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heart; but why he was so oppressed by
them, is not stated. We can only conjecture
that they revealed to him some secret of
the plague, which long and intimate acquaintance
with its workings had led him correctly to
interpret. The fears the words aroused, were
painfully realised in a few hours. She had
indeed taken the plague; the worst symptoms
were speedily shown, and before night no hope
remained. She struggled till the 24th, and
then died in the twenty-seventh year of her

We are told that those who were left at
Eyam nearly forgot their own griefs and fears
in sorrow for the death of Mrs. Mompesson,
and in pity for her husband. Doubtless it was
more as a legacy to his children, than as a
document fitting their tender years, that
Mompesson penned an affectionate letter to them
concerning the loss of their mother; and at the
same time he wrote to the patron of the living,
Sir George Saville, clearly stating his expectation
of his own immediate death.

About a mile east of Eyam, Riley-hill
commands a lovely prospect; it is swept by the
freshest breezes, and, being so far distant from
Eyam, it might be thought would have escaped
unscathed. How the plague was brought
there, to the house of a family of Talbots,
early in July, is not recorded. But a house
still stands on the spot occupied by that in
which these Talbots lived, and in the orchard
belonging to it may be seen an old monument
inscribed to the memories of Richard Talbot,
Catherine his wife, two sons, and three
daughters, buried July, 1666. There was but
one other house then on the hill; it was occupied
by a family named Hancock. If, as we
suppose, the last burial at the Talbots was
performed by the Hancocks, it is likely that
the father and his son John gave their hands
to the task, for we find the son John, and his
sister Elizabeth, dying three days after the last
grave of the Talbots was closed, and learn
that they were buried by their unhappy mother.
This seems to point at the serious illness of the
father, whose death is, in fact, registered as
occurring, four days later, on the 7th of August,
with those of the two other sons living at home.
Two more short days, and Alice died; one
day more, and the wretched mother dug the
grave of Ann, the last daughter. Between the
3rd and the 10th of August this poor woman
lost her husband and five children, and buried
them all with her own hand, side by side, a
very little way from her own door. Fearing
to touch the corpses, she tied to the feet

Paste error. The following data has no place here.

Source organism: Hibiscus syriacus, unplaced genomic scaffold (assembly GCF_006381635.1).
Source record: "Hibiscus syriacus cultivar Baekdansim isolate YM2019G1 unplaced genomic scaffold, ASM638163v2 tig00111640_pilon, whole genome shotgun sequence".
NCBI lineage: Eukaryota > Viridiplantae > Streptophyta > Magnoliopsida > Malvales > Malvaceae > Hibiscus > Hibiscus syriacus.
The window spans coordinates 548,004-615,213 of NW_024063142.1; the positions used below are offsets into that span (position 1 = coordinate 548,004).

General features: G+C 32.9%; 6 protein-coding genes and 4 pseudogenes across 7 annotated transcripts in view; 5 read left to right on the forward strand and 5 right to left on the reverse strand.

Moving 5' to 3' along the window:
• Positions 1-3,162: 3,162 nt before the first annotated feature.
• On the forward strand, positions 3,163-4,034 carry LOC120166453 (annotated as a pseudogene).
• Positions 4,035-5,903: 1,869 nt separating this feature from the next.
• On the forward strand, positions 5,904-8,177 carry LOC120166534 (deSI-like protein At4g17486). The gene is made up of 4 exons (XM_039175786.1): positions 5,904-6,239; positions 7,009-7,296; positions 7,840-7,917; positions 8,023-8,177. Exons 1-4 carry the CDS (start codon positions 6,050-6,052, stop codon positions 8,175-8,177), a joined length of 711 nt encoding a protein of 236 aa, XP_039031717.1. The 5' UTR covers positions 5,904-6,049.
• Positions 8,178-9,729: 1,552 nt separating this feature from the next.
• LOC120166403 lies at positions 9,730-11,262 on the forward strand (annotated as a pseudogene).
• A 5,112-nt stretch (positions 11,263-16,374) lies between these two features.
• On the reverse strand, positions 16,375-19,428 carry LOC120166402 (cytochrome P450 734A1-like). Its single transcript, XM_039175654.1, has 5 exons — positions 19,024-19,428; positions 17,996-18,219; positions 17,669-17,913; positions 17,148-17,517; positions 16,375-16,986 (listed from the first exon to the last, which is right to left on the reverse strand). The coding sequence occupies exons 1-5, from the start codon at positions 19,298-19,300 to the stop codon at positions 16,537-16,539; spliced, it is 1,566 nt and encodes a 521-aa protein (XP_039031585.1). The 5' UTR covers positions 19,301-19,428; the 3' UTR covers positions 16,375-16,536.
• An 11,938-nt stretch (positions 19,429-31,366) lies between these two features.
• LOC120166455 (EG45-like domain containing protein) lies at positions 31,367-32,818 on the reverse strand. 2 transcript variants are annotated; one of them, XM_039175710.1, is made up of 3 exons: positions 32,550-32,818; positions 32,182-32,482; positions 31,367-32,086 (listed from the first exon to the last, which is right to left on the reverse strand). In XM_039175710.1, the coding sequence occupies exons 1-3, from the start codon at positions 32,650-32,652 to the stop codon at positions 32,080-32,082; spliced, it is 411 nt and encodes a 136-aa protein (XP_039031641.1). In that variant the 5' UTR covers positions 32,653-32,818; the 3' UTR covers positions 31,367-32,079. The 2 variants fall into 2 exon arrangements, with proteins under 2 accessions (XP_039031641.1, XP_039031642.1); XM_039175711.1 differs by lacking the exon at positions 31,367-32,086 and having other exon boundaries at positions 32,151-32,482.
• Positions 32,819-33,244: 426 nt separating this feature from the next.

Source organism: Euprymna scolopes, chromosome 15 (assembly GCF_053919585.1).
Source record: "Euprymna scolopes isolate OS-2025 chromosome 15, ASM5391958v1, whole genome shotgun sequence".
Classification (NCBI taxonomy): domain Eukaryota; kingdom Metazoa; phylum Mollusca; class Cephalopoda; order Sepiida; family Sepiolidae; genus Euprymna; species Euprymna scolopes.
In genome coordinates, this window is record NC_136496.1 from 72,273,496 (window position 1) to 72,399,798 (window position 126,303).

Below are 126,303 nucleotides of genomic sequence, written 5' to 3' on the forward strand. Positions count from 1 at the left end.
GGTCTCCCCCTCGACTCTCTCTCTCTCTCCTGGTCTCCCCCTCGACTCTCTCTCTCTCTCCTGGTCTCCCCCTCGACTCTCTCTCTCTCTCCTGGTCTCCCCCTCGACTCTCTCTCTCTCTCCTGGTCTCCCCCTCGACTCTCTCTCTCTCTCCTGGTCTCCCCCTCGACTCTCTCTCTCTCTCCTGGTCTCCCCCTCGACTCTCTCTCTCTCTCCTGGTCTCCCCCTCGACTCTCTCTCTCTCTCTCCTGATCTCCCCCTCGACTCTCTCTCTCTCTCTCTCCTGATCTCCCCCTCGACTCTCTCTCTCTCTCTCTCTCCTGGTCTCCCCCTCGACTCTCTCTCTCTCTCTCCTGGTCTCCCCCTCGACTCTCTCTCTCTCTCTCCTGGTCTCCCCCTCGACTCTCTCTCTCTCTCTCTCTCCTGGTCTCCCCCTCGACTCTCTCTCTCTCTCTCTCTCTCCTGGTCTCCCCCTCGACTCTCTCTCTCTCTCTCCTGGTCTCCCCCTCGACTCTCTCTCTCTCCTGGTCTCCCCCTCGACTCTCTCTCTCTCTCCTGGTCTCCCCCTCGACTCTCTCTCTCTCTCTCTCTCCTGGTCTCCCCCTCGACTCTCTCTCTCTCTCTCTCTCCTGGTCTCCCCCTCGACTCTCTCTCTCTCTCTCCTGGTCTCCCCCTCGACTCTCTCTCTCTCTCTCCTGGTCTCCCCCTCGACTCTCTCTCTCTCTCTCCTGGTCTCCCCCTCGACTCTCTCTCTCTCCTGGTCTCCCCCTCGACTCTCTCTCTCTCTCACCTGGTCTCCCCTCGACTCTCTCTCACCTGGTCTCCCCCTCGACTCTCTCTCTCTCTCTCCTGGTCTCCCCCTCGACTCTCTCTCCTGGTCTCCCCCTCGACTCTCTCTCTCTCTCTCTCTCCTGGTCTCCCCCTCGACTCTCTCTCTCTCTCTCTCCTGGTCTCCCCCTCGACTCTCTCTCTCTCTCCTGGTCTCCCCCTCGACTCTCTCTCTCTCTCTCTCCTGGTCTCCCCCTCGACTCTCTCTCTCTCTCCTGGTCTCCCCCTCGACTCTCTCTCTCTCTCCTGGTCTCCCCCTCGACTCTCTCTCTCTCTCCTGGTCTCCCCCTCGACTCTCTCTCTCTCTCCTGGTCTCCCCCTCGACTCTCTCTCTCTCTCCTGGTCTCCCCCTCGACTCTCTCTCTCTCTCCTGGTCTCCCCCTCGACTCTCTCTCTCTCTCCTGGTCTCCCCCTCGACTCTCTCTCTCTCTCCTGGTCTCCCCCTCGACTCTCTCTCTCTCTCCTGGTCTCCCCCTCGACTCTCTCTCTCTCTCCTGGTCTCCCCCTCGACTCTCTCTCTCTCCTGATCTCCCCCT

of each, a towel, and so dragged the bodies
in succession to their graves. The poor
woman fled from her home to a surviving
son at Sheffield, with whom she passed the
sad remainder of her days. The graves are
still there, with their memorial stones, placed
by the surviving son.

Now there remained but a hundred and
forty-nine persons in Eyam. September was
unusually hot, and still the plague raged. A year
had gone by since its first appearance in the
village. The season for the wakes had come
again, and passed uncelebrated. Twenty-four
died this month, of the one hundred and
forty-nine. One of these was a little maid named
Mary Darby, who died September 4th. She
had lost her father by the plague on July 4th,
and he was buried in the field in which their
dwelling stood. Here she was gathering daisies
from the grave when the pest seized her; on
the following day she was laid under the daisies,
by her father's side. Two stones with their
respective names mark the spot. Margaret Blackwell,
aged seventeen, had lost all her family by
the plague except one brother, when she herself
was attacked by it. Her brother was obliged
to leave her in extremity in order to fetch coals,
and before quitting the house cooked himself
some bacon. He then went out, feeling assured
that he would find her dead on his return.
Margaret, suffering from excessive thirst, contrived
to leave her bed to get something to drink,
and, seeing in a basin the warm fat of the bacon
which had so recently been fried, she hastily
seized it, in the belief that it was water, and
drank it off. Returning then to bed, she felt
rather better, and, when her brother came back
he found her, to his great surprise, revived.
Eventually she recovered, and lived to a good
old age to tell the story of the plague at Eyam.

There were no fresh cases after the 11th of
October. The plague at last left Eyam, after a
sojourn there of rather more than thirteen
months. One of the fugitives, named Merrill,
of Hollins House, Eyam, lived in a hut near
the top of a hill called "Sir William," whither
he had carried a cock to be his sole companion.
He would often go to a certain point on the
hill, from which he could overlook the fated
village, and mark the number of graves
increasing in the fields around. One day, at the
time the plague ceased, his companion, the cock,
after strutting about the heath for some time,
rose from the ground, and, flapping his wings,
flew straight away to his old quarters at
Hollins House. Merrill waited a day or two,
and then, interpreting the cock's desertion, by
the story of Noah's bird, concluded that the
plague, like the waters of the Deluge, had
"abated." So he also descended to his old
home, where he and the cock lived some years
longer together.



So long as Lucy lived, so long did her
children in the nursery live glad and happy
lives. Every evening before the six o'clock
dinner, she ran up to the nursery, sat down
on the little low blue chairmamma's
chairand gathered the children around
her. The three-year-old baby on her lap,
the eldest little girl beside her, lost in
admiration of the shining jewels on mamma's
pretty hands. When the children grew
up and had lost her, they could just
remember the scene. The warm bright
nursery, the gay childish pictures pinned